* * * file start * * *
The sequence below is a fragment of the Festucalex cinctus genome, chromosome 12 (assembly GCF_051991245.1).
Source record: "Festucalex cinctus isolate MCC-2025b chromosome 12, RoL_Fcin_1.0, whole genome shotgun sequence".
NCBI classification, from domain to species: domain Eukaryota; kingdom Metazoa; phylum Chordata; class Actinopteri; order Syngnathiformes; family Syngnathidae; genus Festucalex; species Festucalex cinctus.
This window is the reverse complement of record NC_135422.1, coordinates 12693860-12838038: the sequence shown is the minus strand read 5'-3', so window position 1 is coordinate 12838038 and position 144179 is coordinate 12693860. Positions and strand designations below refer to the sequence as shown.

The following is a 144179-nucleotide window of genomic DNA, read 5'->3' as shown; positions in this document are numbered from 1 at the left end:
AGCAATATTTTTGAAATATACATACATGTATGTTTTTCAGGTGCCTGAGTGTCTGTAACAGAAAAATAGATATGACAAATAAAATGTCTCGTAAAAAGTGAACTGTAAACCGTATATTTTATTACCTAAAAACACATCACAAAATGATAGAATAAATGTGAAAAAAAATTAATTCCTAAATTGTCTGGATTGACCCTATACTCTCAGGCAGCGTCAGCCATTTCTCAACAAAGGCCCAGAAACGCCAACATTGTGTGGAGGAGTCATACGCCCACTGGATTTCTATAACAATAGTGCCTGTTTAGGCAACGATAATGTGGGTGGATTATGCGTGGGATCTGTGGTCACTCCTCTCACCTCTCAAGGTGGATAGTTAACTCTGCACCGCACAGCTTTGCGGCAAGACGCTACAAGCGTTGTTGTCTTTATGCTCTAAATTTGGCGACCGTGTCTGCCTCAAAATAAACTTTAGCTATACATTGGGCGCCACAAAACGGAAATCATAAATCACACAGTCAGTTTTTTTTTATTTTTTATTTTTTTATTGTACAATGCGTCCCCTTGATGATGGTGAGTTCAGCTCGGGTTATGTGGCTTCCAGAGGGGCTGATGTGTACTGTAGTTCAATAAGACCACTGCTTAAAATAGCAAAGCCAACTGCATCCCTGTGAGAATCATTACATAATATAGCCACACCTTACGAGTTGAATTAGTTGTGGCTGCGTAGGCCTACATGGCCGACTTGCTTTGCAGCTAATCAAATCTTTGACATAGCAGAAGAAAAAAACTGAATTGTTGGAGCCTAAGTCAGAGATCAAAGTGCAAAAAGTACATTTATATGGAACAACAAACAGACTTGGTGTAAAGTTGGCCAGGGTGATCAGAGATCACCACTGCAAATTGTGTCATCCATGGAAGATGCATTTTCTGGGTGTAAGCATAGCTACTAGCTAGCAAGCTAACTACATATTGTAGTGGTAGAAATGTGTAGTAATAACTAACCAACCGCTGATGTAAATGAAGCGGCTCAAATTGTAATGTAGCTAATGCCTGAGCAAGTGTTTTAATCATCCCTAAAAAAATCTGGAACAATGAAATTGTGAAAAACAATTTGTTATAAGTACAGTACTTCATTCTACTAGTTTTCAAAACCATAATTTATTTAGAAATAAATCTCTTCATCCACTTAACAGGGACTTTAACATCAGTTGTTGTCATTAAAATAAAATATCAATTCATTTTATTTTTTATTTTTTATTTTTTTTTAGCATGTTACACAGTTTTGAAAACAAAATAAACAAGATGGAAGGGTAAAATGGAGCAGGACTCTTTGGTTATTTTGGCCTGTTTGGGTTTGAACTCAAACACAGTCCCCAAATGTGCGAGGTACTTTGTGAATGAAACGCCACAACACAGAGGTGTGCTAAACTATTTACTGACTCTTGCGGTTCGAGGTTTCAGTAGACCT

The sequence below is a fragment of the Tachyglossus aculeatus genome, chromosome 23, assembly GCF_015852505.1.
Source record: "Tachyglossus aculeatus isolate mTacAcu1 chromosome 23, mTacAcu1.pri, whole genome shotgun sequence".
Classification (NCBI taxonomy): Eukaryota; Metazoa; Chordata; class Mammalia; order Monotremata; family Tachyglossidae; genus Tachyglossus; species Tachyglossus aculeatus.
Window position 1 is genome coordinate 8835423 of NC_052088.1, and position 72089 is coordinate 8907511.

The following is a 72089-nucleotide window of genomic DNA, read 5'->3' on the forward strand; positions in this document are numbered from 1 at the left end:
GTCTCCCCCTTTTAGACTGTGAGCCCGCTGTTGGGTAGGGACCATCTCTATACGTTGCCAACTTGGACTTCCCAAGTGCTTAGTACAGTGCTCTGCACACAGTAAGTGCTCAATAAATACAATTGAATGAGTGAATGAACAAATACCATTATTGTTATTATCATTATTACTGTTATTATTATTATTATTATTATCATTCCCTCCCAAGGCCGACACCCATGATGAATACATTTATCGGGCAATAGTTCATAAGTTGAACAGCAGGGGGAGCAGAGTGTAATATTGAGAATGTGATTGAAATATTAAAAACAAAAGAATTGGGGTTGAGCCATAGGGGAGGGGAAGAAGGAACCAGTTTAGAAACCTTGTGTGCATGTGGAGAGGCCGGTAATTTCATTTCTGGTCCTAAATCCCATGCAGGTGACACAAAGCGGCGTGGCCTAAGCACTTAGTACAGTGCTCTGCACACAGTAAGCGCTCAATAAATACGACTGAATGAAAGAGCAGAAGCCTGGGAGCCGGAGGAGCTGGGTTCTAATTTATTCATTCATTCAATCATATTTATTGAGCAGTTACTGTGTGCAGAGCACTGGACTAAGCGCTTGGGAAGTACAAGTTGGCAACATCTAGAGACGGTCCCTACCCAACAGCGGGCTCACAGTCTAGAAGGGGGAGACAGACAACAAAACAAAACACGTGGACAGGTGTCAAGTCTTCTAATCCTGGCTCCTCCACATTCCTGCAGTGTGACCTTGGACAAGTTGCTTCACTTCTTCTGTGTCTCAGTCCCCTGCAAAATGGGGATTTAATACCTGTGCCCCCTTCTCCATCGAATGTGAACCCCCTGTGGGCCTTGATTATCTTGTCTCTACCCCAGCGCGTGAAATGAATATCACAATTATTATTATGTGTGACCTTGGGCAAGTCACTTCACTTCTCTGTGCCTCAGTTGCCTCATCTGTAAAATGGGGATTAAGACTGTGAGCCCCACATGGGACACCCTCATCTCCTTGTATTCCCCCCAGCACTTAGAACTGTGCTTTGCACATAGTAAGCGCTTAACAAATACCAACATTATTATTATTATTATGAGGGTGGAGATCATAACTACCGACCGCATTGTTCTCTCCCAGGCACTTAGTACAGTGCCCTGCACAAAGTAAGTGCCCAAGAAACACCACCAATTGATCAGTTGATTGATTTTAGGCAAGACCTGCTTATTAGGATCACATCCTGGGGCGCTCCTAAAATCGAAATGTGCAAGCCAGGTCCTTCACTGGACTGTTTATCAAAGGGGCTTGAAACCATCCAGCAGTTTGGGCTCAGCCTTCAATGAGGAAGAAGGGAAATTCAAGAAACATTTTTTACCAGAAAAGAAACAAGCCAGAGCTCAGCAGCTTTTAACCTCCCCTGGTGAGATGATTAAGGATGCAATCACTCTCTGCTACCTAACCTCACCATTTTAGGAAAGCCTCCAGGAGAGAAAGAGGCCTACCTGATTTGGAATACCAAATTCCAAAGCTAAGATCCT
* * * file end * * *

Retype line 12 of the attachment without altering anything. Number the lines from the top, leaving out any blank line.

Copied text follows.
GTCTCCCCCTTTTAGACTGTGAGCCCGCTGTTGGGTAGGGACCATCTCTATACGTTGCCAACTTGGACTTCCCAAGTGCTTAGTACAGTGCTCTGCACACAGTAAGTGCTCAATAAATACAATTGAATGAGTGAATGAACAAATACCATTATTGTTATTATCATTATTACTGTTATTATTATTATTATTATTATCATTCCCTCCCAAGGCCGACACCCATGATGAATACATTTATCGGGCAATAGTTCATAAGTTGAACAGCAGGGGGAGCAGAGTGTAATATTGAGAATGTGATTGAAATATTAAAAACAAAAGAATTGGGGTTGAGCCATAGGGGAGGGGAAGAAGGAACCAGTTTAGAAACCTTGTGTGCATGTGGAGAGGCCGGTAATTTCATTTCTGGTCCTAAATCCCATGCAGGTGACACAAAGCGGCGTGGCCTAAGCACTTAGTACAGTGCTCTGCACACAGTAAGCGCTCAATAAATACGACTGAATGAAAGAGCAGAAGCCTGGGAGCCGGAGGAGCTGGGTTCTAATTTATTCATTCATTCAATCATATTTATTGAGCAGTTACTGTGTGCAGAGCACTGGACTAAGCGCTTGGGAAGTACAAGTTGGCAACATCTAGAGACGGTCCCTACCCAACAGCGGGCTCACAGTCTAGAAGGGGGAGACAGACAACAAAACAAAACACGTGGACAGGTGTCAAGTCTTCTAATCCTGGCTCCTCCACATTCCTGCAGTGTGACCTTGGACAAGTTGCTTCACTTCTTCTGTGTCTCAGTCCCCTGCAAAATGGGGATTTAATACCTGTGCCCCCTTCTCCATCGAATGTGAACCCCCTGTGGGCCTTGATTATCTTGTCTCTACCCCAGCGCGTGAAATGAATATCACAATTATTATTATGTGTGACCTTGGGCAAGTCACTTCACTTCTCTGTGCCTCAGTTGCCTCATCTGTAAAATGGGGATTAAGACTGTGAGCCCCACATGGGACACCCTCATCTCCTTGTATTCCCCCCAGCACTTAGAACTGTGCTTTGCACATAGTAAGCGCTTAACAAATACCAACATTATTATTATTATTATGAGGGTGGAGATCATAACTACCGACCGCATTGTTCTCTCCCAGGCACTTAGTACAGTGCCCTGCACAAAGTAAGTGCCCAAGAAACACCACCAATTGATCAGTTGATTGATTTTAGGCAAGACCTGCTTATTAGGATCACATCCTGGGGCGCTCCTAAAATCGAAATGTGCAAGCCAGGTCCTTCACTGGACTGTTTATCAAAGGGGCTTGAAACCATCCAGCAGTTTGGGCTCAGCCTTCAATGAGGAAGAAGGGAAATTCAAGAAACATTTTTTACCAGAAAAGAAACAAGCCAGAGCTCAGCAGCTTTTAACCTCCCCTGGTGAGATGATTAAGGATGCAATCACTCTCTGCTACCTAACCTCACCATTTTAGGAAAGCCTCCAGGAGAGAAAGAGGCCTACCTGATTTGGAATACCAAATTCCAAAGCTAAGATCCT